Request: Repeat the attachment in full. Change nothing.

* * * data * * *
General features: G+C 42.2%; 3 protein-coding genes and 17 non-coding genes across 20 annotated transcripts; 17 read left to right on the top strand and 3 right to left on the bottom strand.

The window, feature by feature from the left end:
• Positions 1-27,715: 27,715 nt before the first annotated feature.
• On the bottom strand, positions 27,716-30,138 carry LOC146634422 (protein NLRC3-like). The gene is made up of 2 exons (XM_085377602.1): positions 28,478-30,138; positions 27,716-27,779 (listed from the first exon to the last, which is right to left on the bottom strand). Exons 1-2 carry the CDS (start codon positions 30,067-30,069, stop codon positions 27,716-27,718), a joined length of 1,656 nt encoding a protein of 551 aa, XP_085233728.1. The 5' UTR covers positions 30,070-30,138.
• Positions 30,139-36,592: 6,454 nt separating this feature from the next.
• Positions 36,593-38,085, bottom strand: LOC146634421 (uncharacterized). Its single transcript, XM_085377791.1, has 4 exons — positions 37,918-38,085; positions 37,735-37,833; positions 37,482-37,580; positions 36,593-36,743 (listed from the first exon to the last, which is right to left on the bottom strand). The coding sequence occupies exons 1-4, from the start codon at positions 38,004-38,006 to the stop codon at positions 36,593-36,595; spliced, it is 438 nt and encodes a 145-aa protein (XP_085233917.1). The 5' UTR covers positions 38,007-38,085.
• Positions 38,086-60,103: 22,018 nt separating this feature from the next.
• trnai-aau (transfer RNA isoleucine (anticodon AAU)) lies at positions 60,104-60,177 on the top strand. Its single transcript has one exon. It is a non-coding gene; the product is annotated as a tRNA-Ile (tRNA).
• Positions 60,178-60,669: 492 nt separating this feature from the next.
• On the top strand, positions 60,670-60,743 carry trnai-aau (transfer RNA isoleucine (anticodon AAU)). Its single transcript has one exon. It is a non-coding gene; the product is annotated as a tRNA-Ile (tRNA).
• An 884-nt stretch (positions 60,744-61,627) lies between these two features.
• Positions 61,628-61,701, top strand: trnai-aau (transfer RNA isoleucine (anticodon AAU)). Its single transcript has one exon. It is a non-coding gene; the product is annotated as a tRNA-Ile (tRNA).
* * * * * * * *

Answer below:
General features: G+C 42.2%; 3 protein-coding genes and 17 non-coding genes across 20 annotated transcripts; 17 read left to right on the top strand and 3 right to left on the bottom strand.

The window, feature by feature from the left end:
• Positions 1-27,715: 27,715 nt before the first annotated feature.
• On the bottom strand, positions 27,716-30,138 carry LOC146634422 (protein NLRC3-like). The gene is made up of 2 exons (XM_085377602.1): positions 28,478-30,138; positions 27,716-27,779 (listed from the first exon to the last, which is right to left on the bottom strand). Exons 1-2 carry the CDS (start codon positions 30,067-30,069, stop codon positions 27,716-27,718), a joined length of 1,656 nt encoding a protein of 551 aa, XP_085233728.1. The 5' UTR covers positions 30,070-30,138.
• Positions 30,139-36,592: 6,454 nt separating this feature from the next.
• Positions 36,593-38,085, bottom strand: LOC146634421 (uncharacterized). Its single transcript, XM_085377791.1, has 4 exons — positions 37,918-38,085; positions 37,735-37,833; positions 37,482-37,580; positions 36,593-36,743 (listed from the first exon to the last, which is right to left on the bottom strand). The coding sequence occupies exons 1-4, from the start codon at positions 38,004-38,006 to the stop codon at positions 36,593-36,595; spliced, it is 438 nt and encodes a 145-aa protein (XP_085233917.1). The 5' UTR covers positions 38,007-38,085.
• Positions 38,086-60,103: 22,018 nt separating this feature from the next.
• trnai-aau (transfer RNA isoleucine (anticodon AAU)) lies at positions 60,104-60,177 on the top strand. Its single transcript has one exon. It is a non-coding gene; the product is annotated as a tRNA-Ile (tRNA).
• Positions 60,178-60,669: 492 nt separating this feature from the next.
• On the top strand, positions 60,670-60,743 carry trnai-aau (transfer RNA isoleucine (anticodon AAU)). Its single transcript has one exon. It is a non-coding gene; the product is annotated as a tRNA-Ile (tRNA).
• An 884-nt stretch (positions 60,744-61,627) lies between these two features.
• Positions 61,628-61,701, top strand: trnai-aau (transfer RNA isoleucine (anticodon AAU)). Its single transcript has one exon. It is a non-coding gene; the product is annotated as a tRNA-Ile (tRNA).